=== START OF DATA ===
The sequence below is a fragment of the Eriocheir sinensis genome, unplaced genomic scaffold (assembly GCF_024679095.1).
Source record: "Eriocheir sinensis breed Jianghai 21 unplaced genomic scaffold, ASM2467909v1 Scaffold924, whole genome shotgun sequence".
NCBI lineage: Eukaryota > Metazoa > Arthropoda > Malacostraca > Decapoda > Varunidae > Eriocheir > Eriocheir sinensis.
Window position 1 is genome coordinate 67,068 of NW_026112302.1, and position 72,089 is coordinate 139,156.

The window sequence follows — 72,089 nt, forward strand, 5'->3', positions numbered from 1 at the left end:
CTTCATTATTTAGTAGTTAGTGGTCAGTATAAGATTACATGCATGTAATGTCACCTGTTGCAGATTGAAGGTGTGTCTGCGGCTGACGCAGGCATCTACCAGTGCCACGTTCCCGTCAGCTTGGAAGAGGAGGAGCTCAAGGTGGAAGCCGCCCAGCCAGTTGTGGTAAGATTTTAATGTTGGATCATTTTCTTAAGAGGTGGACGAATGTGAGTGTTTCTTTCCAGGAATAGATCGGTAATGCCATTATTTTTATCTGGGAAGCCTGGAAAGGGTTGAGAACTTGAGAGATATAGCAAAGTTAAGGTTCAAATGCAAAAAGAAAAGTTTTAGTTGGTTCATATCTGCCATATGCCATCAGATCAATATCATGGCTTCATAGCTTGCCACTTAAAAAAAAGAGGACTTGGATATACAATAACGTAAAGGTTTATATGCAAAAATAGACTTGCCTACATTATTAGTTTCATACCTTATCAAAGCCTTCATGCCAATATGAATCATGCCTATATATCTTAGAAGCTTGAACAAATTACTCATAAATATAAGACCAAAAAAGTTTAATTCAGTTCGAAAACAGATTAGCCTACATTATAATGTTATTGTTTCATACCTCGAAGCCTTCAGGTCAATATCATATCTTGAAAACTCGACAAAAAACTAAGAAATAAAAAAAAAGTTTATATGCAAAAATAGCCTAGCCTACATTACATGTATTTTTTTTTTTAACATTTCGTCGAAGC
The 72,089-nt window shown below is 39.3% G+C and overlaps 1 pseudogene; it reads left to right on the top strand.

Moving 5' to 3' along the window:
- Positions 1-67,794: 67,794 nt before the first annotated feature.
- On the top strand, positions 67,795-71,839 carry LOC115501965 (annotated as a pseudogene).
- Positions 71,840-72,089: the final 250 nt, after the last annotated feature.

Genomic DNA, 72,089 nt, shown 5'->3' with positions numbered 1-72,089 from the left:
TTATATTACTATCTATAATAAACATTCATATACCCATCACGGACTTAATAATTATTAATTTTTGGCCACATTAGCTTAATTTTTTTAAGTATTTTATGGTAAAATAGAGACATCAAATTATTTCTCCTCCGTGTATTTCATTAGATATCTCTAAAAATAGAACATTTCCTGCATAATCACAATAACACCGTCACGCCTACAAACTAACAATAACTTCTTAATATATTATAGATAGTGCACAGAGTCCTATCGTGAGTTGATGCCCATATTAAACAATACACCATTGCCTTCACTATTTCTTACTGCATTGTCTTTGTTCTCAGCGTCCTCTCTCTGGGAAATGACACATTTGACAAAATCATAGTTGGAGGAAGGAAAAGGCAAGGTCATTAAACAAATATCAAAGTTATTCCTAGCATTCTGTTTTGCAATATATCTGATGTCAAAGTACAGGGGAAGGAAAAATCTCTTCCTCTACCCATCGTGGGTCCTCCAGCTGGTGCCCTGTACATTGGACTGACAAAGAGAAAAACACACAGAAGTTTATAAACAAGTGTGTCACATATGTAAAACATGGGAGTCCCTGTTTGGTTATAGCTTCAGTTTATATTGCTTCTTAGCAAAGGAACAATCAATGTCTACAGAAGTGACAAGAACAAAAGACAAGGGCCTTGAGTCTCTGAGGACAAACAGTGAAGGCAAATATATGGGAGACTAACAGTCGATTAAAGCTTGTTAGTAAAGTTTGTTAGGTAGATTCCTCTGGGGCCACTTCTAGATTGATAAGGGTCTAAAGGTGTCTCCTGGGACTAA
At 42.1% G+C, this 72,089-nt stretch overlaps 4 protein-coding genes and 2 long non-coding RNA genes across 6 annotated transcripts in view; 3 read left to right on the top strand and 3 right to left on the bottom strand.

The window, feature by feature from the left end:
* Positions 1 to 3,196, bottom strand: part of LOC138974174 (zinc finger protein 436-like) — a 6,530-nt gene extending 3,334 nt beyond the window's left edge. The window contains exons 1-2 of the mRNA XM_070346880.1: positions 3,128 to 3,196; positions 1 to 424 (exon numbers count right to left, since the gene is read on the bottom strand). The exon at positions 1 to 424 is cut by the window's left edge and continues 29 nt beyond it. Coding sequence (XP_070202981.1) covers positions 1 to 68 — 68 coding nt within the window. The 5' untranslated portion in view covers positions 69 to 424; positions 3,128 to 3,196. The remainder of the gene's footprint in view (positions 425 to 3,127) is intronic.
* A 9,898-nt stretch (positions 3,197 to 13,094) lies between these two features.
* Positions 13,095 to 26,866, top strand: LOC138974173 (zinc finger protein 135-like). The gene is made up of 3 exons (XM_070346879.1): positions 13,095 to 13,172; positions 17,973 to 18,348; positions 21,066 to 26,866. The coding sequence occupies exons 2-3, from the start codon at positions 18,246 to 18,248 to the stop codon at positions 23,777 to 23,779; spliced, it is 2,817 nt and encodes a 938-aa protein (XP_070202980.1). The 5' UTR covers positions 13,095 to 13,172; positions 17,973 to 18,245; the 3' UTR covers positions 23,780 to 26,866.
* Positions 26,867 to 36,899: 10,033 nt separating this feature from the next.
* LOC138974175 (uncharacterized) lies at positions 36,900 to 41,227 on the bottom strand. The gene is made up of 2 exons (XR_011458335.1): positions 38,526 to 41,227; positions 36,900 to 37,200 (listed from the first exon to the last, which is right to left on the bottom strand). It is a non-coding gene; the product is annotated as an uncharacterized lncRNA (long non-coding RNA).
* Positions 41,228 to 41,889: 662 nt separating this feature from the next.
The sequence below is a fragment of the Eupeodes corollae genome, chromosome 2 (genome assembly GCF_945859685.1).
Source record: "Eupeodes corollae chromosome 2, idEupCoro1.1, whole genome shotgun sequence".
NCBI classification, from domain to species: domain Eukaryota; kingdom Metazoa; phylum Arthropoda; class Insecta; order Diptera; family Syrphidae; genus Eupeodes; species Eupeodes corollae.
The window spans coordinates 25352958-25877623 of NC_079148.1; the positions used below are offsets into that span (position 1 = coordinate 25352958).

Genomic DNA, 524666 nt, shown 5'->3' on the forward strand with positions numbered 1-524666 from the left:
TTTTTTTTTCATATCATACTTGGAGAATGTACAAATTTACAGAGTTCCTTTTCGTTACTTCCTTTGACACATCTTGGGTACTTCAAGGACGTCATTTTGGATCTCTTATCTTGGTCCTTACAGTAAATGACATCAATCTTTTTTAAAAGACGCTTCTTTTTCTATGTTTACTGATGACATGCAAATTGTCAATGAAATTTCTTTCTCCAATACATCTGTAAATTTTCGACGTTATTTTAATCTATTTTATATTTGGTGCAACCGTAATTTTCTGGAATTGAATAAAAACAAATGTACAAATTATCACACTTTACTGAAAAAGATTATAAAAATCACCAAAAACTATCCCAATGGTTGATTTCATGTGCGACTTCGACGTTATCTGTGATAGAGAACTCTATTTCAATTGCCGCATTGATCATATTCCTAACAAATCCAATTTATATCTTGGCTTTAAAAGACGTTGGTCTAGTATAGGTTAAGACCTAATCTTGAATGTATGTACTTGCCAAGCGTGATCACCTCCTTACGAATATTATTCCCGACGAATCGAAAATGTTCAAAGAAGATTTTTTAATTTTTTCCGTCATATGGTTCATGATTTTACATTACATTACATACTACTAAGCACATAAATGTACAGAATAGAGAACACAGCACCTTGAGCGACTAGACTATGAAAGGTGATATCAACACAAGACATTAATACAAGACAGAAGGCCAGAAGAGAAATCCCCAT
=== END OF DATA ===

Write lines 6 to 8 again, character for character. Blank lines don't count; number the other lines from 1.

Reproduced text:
CTTCATTATTTAGTAGTTAGTGGTCAGTATAAGATTACATGCATGTAATGTCACCTGTTGCAGATTGAAGGTGTGTCTGCGGCTGACGCAGGCATCTACCAGTGCCACGTTCCCGTCAGCTTGGAAGAGGAGGAGCTCAAGGTGGAAGCCGCCCAGCCAGTTGTGGTAAGATTTTAATGTTGGATCATTTTCTTAAGAGGTGGACGAATGTGAGTGTTTCTTTCCAGGAATAGATCGGTAATGCCATTATTTTTATCTGGGAAGCCTGGAAAGGGTTGAGAACTTGAGAGATATAGCAAAGTTAAGGTTCAAATGCAAAAAGAAAAGTTTTAGTTGGTTCATATCTGCCATATGCCATCAGATCAATATCATGGCTTCATAGCTTGCCACTTAAAAAAAAGAGGACTTGGATATACAATAACGTAAAGGTTTATATGCAAAAATAGACTTGCCTACATTATTAGTTTCATACCTTATCAAAGCCTTCATGCCAATATGAATCATGCCTATATATCTTAGAAGCTTGAACAAATTACTCATAAATATAAGACCAAAAAAGTTTAATTCAGTTCGAAAACAGATTAGCCTACATTATAATGTTATTGTTTCATACCTCGAAGCCTTCAGGTCAATATCATATCTTGAAAACTCGACAAAAAACTAAGAAATAAAAAAAAAGTTTATATGCAAAAATAGCCTAGCCTACATTACATGTATTTTTTTTTTTAACATTTCGTCGAAGC
The 72,089-nt window shown below is 39.3% G+C and overlaps 1 pseudogene; it reads left to right on the top strand.

Moving 5' to 3' along the window: